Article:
Awkward interactions with coworkers you barely know are a secret key to success

Jessica Methot, an associate professor of human resource management at Rutgers University, studies these relationships, which most of other researchers overlook. She has found that this large, bland body of colleagues we probably can’t name (and who can’t name us) in fact plays a crucial role in innovation and productivity.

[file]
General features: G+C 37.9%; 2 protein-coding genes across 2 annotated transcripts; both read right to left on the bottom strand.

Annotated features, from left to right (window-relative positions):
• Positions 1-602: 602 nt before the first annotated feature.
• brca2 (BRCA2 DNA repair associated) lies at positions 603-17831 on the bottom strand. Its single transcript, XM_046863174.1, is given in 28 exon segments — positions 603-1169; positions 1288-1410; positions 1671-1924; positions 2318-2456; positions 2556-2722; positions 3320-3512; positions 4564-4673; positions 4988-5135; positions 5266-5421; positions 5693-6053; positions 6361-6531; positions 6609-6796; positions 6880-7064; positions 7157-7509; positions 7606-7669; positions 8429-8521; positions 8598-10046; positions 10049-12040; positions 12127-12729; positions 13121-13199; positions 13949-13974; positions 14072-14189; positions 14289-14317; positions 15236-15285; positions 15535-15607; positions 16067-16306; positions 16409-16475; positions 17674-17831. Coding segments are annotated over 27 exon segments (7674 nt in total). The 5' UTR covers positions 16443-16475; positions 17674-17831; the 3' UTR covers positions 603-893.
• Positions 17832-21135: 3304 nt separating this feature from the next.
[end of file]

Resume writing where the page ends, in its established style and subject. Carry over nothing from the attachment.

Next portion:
“Asking acquaintances for input is likely to elicit a broader and more diverse set of perspectives” than talking to friends alone, Methot says. This makes sense: the people you’ve chosen as your friends are more likely to think the way you do, and less likely to spot what you’ve overlooked. We also may be more inclined to experiment with new ideas around people we don’t know that well.”

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